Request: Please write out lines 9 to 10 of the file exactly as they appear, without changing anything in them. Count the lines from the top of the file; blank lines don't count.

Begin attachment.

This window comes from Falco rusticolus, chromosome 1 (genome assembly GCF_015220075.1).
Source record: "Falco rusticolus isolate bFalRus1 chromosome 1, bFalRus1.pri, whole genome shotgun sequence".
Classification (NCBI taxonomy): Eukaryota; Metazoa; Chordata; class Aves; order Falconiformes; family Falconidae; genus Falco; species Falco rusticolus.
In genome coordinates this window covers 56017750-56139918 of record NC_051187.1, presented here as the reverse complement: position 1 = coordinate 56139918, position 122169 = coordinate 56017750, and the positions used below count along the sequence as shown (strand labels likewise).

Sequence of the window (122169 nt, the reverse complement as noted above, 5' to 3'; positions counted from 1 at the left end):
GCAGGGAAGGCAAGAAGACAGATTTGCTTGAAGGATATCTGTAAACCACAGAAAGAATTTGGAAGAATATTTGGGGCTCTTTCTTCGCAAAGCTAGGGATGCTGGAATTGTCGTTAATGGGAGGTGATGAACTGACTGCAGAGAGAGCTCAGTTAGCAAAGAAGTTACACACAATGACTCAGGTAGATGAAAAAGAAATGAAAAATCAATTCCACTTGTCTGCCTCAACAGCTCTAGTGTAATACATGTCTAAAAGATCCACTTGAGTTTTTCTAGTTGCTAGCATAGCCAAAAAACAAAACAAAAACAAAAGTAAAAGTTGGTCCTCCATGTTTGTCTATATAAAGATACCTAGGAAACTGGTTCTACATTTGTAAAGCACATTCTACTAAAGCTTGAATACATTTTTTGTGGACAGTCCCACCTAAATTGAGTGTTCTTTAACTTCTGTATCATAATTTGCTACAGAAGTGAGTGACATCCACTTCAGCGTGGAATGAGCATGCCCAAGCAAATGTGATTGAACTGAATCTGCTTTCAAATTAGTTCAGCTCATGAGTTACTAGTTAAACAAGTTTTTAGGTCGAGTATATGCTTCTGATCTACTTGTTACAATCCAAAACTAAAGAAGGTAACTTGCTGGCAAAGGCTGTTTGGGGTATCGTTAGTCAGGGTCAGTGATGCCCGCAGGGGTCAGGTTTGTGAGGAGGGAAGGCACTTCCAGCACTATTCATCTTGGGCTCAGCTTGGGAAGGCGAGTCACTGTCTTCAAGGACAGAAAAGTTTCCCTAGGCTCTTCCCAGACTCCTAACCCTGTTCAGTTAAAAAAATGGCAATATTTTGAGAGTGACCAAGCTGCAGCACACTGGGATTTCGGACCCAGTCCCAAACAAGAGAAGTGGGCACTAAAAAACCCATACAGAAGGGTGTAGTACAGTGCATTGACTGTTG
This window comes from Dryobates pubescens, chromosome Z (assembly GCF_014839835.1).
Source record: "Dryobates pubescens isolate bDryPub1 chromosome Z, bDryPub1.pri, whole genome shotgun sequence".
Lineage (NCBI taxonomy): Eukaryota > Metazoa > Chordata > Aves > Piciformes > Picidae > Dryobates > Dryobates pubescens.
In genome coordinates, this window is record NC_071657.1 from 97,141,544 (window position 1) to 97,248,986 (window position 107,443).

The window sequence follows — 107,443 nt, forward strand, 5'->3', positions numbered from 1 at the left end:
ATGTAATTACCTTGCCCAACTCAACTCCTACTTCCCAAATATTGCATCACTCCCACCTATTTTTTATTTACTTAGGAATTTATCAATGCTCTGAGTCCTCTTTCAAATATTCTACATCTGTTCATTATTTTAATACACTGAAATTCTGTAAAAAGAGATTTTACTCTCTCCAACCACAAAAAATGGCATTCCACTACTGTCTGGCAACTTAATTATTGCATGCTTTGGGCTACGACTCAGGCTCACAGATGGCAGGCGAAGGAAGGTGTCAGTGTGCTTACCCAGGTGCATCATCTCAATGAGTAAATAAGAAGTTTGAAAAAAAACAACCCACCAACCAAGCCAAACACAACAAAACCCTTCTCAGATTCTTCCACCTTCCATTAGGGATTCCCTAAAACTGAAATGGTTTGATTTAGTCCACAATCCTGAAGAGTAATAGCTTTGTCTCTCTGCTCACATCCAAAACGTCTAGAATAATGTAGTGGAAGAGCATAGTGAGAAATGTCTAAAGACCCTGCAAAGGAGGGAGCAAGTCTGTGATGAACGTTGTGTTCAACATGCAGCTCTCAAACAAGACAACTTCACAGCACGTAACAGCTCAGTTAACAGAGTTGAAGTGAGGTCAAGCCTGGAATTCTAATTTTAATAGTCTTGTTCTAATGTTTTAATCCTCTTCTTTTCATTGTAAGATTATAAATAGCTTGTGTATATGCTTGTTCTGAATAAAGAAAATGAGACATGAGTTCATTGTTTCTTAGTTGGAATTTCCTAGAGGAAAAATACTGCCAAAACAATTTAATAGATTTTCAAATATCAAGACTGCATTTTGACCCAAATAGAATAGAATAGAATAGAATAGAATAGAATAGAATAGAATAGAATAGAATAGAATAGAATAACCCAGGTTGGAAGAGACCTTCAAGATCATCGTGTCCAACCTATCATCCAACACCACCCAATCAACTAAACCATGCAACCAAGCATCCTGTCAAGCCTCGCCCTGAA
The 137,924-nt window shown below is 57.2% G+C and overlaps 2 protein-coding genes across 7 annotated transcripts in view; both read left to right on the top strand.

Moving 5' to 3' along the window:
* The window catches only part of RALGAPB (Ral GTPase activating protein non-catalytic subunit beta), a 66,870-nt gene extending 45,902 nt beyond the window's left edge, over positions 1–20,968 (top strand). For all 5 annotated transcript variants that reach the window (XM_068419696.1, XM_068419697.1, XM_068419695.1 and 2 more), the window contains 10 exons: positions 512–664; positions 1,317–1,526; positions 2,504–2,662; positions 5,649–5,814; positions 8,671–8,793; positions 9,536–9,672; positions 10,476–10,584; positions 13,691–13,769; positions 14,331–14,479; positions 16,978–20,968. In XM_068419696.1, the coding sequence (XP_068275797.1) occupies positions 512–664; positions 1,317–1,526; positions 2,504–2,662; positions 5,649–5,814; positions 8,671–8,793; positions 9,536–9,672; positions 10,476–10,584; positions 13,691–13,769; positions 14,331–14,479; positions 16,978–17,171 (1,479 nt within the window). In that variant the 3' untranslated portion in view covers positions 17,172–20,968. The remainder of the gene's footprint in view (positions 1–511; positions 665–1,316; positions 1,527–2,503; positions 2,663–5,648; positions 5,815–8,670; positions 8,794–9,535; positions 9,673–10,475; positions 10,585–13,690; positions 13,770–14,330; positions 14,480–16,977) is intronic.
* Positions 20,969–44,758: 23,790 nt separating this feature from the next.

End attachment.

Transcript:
Lineage (NCBI taxonomy): Eukaryota > Metazoa > Chordata > Aves > Piciformes > Picidae > Dryobates > Dryobates pubescens.
In genome coordinates, this window is record NC_071657.1 from 97,141,544 (window position 1) to 97,248,986 (window position 107,443).